You know the Declaration of Human Rights? Could you live in line with it for a day? I started to ponder that when I was planning (again) what PODprovider I would use for my books. Many vote for CreateSpace, but Amazon have been caught redhanded several times treating their employees badly. Using neo-nazi guards to control temporary immigrant staff this winter is just the high profile case in a string of incidents. It doesn’t matter if they literally whipped their staff or ”just” tweaked the law (example from 2011), I don’t want to help someone who is splitting hairs and bending rules to treat others bad. And when you look closer it’s a breach of the first part of article 23 in the Universal Declaration of Human Rights
”(1) Everyone has the right to work, to free choice of employment, to just and favourable conditions of work and to protection against unemployment.” (my emphasis)
What I don’t know if the others, like Lightning Source and Lulu are better, I just know that Amazon have hazy morals. Considering ‘hazy morals’ is a plague among big corporates, chance is they’re bending rules too, they just haven’t been caught yet. Now, you could say it doesn’t make much difference if one tiny fantasy author choses the one company caring about its employees – it won’t make a dent in that flood of books the others are churning out twentyfour-seven. But if you have the possibility to do something right, you sometimes have to ignore facts like that.
Not that I’m perfect. I’m far from it. My writing is fueled by hot cocoa. I drink two cups a day, and use conventionally produced cocoapowder. In other words I’m using food grown by slaves, often kids who risks mutilation and death. Those nineteen grams I consume could just as well be blood. (I’m dieting, that’s why I know exactly how much I use.) I can’t afford the fairtrade cocoa if I wan’t my family to eat healthy between paying days. Still, it feels like a lame excuse – by using the cheaper cocoa I’m helping someone break several articles of UDHR:
- All human beings are born free and equal in dignity and rights.They are endowed with reason and conscience and should act towards one another in a spirit of brotherhood.
- Everyone is entitled to all the rights and freedoms set forth in this Declaration, without distinction of any kind, such as race, colour, sex, language, religion, political or other opinion, national or social origin, property, birth or other status. Furthermore, no distinction shall be made on the basis of the political, jurisdictional or international status of the country or territory to which a person belongs, whether it be independent, trust, non-self-governing or under any other limitation of sovereignty.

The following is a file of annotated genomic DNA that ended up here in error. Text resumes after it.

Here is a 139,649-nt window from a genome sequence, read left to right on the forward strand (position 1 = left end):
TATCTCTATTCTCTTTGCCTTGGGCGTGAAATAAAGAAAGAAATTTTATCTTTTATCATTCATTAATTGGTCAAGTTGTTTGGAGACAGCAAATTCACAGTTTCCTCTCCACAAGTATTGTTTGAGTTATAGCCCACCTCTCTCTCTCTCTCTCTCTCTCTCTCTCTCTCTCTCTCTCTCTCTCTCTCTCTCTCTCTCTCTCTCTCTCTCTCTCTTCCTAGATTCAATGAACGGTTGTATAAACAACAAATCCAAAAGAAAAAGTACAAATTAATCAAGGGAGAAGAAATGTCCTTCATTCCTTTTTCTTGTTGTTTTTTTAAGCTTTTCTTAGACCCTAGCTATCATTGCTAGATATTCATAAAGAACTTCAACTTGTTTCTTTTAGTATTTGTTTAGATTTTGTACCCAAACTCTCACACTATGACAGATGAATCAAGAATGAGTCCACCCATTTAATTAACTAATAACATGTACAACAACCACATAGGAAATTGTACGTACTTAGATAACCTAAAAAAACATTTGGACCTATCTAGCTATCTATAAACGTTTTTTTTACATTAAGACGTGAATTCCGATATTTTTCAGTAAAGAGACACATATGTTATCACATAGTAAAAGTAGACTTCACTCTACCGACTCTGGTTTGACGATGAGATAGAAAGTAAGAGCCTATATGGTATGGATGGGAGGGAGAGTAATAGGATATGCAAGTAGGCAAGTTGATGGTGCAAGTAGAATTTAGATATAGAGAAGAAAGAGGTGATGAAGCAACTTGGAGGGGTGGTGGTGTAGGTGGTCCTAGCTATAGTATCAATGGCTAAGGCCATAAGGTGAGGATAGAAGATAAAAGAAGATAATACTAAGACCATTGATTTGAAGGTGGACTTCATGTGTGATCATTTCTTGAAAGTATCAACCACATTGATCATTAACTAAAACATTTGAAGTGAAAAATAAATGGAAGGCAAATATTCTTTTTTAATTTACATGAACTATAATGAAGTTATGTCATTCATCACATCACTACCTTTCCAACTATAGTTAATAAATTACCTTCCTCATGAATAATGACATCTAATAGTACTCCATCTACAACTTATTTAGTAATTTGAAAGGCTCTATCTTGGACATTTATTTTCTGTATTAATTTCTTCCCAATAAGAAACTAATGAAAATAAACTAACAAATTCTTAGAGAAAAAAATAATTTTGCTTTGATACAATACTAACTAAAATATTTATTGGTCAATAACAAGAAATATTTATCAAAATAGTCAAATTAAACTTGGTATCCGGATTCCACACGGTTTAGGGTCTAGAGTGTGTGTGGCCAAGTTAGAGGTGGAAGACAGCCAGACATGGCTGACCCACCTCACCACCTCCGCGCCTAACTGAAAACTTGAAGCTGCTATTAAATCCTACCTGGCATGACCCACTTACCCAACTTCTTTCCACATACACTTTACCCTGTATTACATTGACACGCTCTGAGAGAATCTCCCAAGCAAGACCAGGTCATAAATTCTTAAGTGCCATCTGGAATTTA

- Everyone has the right to life, liberty and security of person.
- No one shall be held in slavery or servitude; slavery and the slave trade shall be prohibited in all their forms.
- No one shall be subjected to torture or to cruel, inhuman or degrading treatment or punishment.
It’s tempting to make the Universal Declaration of Human Race a question for the government only, ie. the authorities should honour them when governing the land. But it’s as much a question for corporates, mum and dad companies, organisations and every individual. Why? Because we all are humans – both the beneficiaries from these rights and not-monsters (only a monster would follow a reversed UDHC). True, we are veeery good at stomp on each others’ feet, troll each other and be downright murderous, but when you have the chance to do right you sometimes have to ignore those facts and start somewhere.
So, if you read through the declaration and check your providers of food, shelter, energy and communications you’ll soon despair. At a closer look there are murky morals everywhere, often cleverly hidden behind gilded phrases and convenient silences. And sometimes there are no viable alternative. For example not one company making computers and smartphones cares much about things like workers’ rights, good working environment and a salary to live on. Every now and then we’re treated to horror stories about cramped living baracks and worn out workers comitting suicide. So if you, like me, are trying to carve out a living from your writings online and in ebooks you’re left with the less desirable alternative of making your own paper and ink, write your texts, paste them onto nearest bus stop together with a donation jar.